Skylights featured on Astronomy Picture of the Day

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Skylights featured nine times on Earth Science Picture of the Day: 1 2 3 4 5 6 7 8 9


Photo of the Week. Faint rays announce the coming Sun.

Astronomy news for the week starting Friday, May 13, 2011.

We start, as always, with our Moon, which this week dominates the sky as it goes through the bright late stages of its waxing gibbous phase until it passes full Moon on the morning of Tuesday, May 17, about the time of Moonset in North America, allowing you to see the Moon setting about the time the Sun comes up. It then spends the remainder of our week in the waning gibbous, rising progressively later past sundown. The Moon passes south of Saturn during daylight on Saturday the 14th, and will be seen to the southwest of the planet the night of Friday the 13th, then to the southeast of it the following night, Saturn, the Moon, and the star Spica making a neat trio. On the morning of Saturday the 15th, the Moon passes perigee, when it will be abut five percent closer to us than its average distance of 384,000 kilometers (239,000 miles).

The morning sky draws the week's attention, even though the tight pack of four planets will be difficult to see and admire, requiring good timing in dawn's light (about halfway to sunrise), a flat eastern horizon, and binoculars. We begin the week with rising Jupiter just up and to the right of Venus and Mercury down and to the right of the brightest planet. Mars will then be rather well down and to the left of the trio. As the week progresses, Jupiter pulls away to the west, while Mars comes up to meet with Venus and Mercury (Mars still to the left), the red planet finally coming into conjunction with Mercury (two degrees to the south of Mars) on Thursday the 19th. (Venus's turn comes next week.) By that time, Jupiter will have moved well up and to the right of the new-formed triangle.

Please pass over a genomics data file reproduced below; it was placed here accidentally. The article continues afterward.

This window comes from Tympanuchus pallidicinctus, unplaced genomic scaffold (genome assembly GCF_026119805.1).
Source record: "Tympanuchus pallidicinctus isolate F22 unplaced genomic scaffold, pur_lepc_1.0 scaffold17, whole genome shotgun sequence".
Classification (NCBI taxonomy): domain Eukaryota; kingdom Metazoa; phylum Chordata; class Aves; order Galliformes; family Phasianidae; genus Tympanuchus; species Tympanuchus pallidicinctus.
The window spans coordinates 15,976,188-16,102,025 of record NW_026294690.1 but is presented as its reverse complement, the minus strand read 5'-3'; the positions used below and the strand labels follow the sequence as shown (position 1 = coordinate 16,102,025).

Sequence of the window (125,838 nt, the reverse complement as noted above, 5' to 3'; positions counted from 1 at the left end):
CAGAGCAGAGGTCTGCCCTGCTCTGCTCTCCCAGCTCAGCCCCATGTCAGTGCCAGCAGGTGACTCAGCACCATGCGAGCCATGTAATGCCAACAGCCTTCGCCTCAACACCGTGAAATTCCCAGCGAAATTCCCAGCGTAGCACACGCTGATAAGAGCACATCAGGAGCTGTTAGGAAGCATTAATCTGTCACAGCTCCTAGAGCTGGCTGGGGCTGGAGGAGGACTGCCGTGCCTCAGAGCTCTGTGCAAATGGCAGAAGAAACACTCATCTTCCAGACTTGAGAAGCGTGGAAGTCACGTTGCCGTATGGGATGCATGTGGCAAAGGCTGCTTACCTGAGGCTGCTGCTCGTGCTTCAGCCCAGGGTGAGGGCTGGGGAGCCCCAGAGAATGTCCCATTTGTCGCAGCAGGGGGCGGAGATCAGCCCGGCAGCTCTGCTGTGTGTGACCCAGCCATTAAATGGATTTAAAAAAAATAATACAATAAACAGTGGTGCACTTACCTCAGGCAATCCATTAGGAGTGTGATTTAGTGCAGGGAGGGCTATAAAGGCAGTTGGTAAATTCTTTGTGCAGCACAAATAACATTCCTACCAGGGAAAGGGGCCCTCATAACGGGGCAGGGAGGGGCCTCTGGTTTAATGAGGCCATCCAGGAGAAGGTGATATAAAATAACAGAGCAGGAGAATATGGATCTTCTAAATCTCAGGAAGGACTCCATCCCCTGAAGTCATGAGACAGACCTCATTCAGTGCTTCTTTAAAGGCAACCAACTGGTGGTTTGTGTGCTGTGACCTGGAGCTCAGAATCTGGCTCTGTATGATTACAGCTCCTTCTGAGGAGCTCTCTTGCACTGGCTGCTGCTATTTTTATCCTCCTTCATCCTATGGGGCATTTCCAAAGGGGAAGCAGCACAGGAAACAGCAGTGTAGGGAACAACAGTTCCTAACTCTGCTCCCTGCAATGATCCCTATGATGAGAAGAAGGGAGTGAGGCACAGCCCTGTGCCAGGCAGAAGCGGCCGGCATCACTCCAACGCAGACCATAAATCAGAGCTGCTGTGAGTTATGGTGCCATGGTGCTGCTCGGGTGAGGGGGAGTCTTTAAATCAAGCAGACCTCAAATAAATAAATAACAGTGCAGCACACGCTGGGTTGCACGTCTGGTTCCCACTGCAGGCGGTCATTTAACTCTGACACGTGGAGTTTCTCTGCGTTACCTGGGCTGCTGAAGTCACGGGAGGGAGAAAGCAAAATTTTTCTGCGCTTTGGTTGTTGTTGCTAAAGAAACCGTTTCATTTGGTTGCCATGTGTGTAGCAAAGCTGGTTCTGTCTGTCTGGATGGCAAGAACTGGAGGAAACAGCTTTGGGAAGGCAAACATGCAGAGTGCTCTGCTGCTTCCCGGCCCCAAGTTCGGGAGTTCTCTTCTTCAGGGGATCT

Saturn, on the other side of the sky and not a part of the family gathering, crosses the meridian to the south around 10 PM Daylight Time just as evening twilight comes to an end, the planet then setting as morning twilight commences.

Follow the curve of the Big Dipper's handle to bright Arcturus. To the northeast lies the lovely curve of stars that makes Corona Borealis, the Northern Crown (which will be fairly well hidden by Moonlight until after full phase). About 20 degrees due east of the star you may spot the X-shaped head of Serpens, the Serpent, which wraps its body around Ophiuchus, the Serpent Bearer, who holds forth north of Scorpius.
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